Dolby was, of course, demonstrating lots of Dolby Vision content. There are now two movies (Tomorrowland and Inside Out) that have been released and shown in Dolby Vision, although there are only a few cinemas today that can show the content. There’s a new one at Hilversum, about 30 km from Amsterdam, in addition to the one in Eindhoven. As noted in our report of the keynote speech (Hollywood Excited by HDR & WCG and “The sparkle in actors’ eyes”), there is a lot of interest in HDR from Hollywood and Dolby seems to have got itself into a good position in that area.
Just before the show, the company announced that Sony Pictures would use Dolby Vision for mastering and delivery of UltraHD HDR content – a not insignificant win to add to Warner Bros, which had already declared itself as a Dolby Vision supporter.
Dolby also highlighted that the latest Vizio UltraHD sets support the technology and are getting great reviews. We raised the question of metadata not being popular with broadcasters and were told that Hispasat has used Dolby Vision and that SES has also used it. Dolby does have a single stream option available, where the metadata is included into the HEVC stream (although this is not compatible with existing sets).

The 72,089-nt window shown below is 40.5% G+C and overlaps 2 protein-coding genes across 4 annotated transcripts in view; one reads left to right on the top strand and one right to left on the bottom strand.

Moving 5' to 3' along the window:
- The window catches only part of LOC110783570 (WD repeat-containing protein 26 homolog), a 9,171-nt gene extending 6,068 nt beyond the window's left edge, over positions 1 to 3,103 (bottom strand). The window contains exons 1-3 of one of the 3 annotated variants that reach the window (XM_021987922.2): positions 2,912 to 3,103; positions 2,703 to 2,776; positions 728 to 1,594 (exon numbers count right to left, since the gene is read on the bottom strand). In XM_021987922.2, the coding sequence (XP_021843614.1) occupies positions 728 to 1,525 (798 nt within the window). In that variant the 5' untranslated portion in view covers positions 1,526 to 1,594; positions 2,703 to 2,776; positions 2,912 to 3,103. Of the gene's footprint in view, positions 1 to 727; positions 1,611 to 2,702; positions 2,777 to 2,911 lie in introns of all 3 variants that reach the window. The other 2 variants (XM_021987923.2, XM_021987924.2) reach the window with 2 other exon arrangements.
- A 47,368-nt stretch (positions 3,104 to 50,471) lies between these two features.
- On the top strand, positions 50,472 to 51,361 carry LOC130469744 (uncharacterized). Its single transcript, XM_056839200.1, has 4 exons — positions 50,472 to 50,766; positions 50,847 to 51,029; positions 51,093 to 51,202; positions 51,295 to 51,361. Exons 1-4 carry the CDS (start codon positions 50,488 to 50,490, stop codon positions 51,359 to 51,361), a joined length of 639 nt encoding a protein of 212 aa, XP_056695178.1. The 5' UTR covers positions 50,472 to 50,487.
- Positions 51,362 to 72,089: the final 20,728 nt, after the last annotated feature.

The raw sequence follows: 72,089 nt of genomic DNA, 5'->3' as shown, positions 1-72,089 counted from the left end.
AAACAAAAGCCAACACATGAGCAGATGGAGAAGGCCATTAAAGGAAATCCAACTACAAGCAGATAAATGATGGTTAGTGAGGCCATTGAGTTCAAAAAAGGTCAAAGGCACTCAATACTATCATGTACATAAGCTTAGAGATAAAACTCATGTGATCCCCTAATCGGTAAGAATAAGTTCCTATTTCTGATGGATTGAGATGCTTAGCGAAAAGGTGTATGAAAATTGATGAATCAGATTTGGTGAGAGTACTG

The company is working with camera makers to ensure that appropriate streams for Dolby Vision are available at the camera and is working with both Grass Valley (now owned by Belkin) and Ikegami on this. There is also work going on to produce boxes that can produce both SDR and HDR automatically from a single HDR production system. Roland Vlaicu, VP of consumer imaging at Dolby, told us that Dolby Vision produces the “only uncompromised SDR & HDR content”*.
We also clarified with Vlaicu the Dolby business model for Dolby Vision in TV. The company is looking only to make money from the TV set makers in the TV business, with no costs for content creation or chip makers. The EOTF and metadata have, of course, been standardised by SMPTE.
Given that Walt Disney has already used Dolby Vision for TomorrowLand and Inside Out and plans a new “Jungle Book” for spring 2016, it would be surprising, given the comments at the keynote about the Dolby Vision experience, if Disney didn’t come in line as well.
Dolby has not previously raised this with us, but in its white paper, it claims to be working with leading games engine companies to allow the delivery of Dolby Vision content on gaming systems. PC gamers are likely to want to take advantage of this, so it should be a big opportunity for games display makers. However, we doubt that they will like the idea of paying Dolby a licence fee!
* Both Philips and Technicolor claim that their HDR techniques deliver better SDR than unprocessed SDR.